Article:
Make Your Changes

Now it is time to made our file changes to Joomla!. All changes we make will be registered and monitored by Git. At any moment you can type the command git status to see which files are modified or untracked. Untracked means that the file at that location is new for Git.

If you made a mistake or you would like to restore a file, use this command:

git checkout path/to/file

If you like to remove all changes you made, use the following commands:

git checkout .
git clean -f -d

The first command resets all files. The second command removes untracked files and folders.

Publish Our Changes on GitHub

Push the Change to the Fork

After making our changes, we have to upload our changes to our repository on GitHub. After that, we can make a pull request with our changes.

Uploading changes is called push in Git terms. Before we can do that, we have to do something very important. We must create a new branch for our changes. (A branch is a version of our project, remember?) If we don't do that and made our change directly to the staging branch, the first time there won't be a problem. But if we made changes for the second time, and the change we made the first time are not merged yet, all these changes will registered too as new changes.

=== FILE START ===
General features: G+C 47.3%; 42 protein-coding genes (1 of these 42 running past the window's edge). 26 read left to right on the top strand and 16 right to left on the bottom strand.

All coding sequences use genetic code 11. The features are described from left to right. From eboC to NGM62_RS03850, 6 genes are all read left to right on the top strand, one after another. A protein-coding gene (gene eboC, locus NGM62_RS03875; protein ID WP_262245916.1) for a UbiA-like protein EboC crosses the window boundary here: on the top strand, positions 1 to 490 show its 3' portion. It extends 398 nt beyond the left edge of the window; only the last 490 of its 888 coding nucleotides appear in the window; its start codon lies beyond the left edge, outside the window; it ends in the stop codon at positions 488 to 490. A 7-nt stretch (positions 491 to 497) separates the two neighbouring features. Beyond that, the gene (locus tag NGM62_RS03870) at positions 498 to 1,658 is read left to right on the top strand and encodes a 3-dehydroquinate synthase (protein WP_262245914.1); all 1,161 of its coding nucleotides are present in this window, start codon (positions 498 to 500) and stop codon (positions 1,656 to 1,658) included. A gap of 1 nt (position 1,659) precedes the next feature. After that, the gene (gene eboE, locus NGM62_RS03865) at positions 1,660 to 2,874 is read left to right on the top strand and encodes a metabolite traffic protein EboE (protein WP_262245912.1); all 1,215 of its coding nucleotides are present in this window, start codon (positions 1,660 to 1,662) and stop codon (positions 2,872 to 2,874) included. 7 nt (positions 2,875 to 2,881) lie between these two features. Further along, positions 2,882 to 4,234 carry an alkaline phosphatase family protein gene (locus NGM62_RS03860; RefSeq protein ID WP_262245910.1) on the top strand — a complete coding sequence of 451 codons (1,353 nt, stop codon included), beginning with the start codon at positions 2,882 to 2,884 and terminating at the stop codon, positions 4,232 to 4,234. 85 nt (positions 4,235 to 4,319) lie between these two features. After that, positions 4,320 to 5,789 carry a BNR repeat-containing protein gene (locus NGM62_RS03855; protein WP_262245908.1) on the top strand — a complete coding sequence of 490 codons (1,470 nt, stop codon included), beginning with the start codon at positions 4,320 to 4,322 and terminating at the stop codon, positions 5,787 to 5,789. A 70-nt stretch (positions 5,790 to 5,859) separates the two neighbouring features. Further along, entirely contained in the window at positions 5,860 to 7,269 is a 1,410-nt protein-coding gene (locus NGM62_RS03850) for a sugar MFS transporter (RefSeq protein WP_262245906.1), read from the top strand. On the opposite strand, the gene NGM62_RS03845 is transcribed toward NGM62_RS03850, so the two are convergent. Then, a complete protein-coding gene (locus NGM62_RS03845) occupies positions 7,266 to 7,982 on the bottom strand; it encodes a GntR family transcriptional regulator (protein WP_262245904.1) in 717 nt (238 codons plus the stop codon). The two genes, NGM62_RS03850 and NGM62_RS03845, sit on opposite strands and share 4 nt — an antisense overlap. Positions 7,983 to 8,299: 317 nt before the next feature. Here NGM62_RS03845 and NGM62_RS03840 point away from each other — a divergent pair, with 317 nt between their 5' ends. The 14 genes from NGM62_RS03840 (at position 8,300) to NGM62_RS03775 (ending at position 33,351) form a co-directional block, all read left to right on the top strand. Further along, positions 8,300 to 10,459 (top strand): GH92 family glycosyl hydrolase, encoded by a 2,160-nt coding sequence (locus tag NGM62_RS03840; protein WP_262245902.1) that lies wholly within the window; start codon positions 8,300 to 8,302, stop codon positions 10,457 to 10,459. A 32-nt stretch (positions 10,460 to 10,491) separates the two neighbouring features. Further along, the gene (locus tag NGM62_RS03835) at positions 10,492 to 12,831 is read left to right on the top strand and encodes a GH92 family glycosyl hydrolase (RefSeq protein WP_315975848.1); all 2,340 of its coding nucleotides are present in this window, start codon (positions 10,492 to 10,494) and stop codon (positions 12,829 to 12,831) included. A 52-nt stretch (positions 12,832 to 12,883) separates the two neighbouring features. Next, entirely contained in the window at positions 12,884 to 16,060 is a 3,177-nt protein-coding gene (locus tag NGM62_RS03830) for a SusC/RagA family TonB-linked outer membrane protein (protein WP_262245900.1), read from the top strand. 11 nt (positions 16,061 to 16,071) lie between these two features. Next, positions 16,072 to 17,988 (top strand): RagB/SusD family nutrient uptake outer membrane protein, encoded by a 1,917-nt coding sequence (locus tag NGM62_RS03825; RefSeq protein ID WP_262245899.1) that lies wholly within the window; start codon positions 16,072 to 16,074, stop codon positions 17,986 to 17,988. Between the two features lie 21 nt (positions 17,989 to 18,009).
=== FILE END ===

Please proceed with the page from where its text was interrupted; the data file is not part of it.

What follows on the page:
So the first command we are going to run will create a new branch. It will prevent the above described problem. Replace name-new-branch with the name of the new branch. This name must be short, and can only contain lower case letters and numbers. Do NOT use spaces. Instead of spaces, use - (minus).

git checkout -b name-new-branch

The next command tells git that all made changes are good, and are ready to commit.

git add --all

The following command adds our change to the branch. Please replace the message with a short description of your changes. This description will be the title of the pull request we are going to make.

git commit -m "description"

The final command will push (upload) the changes to our fork. Please replace name-new-branch with the name of the branch you made a few steps above.

git push origin name-new-branch

Compare Forks and Make a Pull Request

After pushing our change to GitHub, go to your fork of the Joomla! CMS.

Extra information

Because the staging version of Joomla! can change any moment, it is very useful to have the possibility for keeping our fork up-to-date. We can do that by adding a remote to our forked project:

git remote add upstream https://github.com/joomla/joomla-cms.git

We now added a remote called "upstream". With the following command, Git will search for new contribution (commits) in the staging branch we don't have in our fork. If it found some, it will add them to our fork:

git pull upstream staging

The changes are now only made on our local fork. To upload them to GitHub use the following command:

git push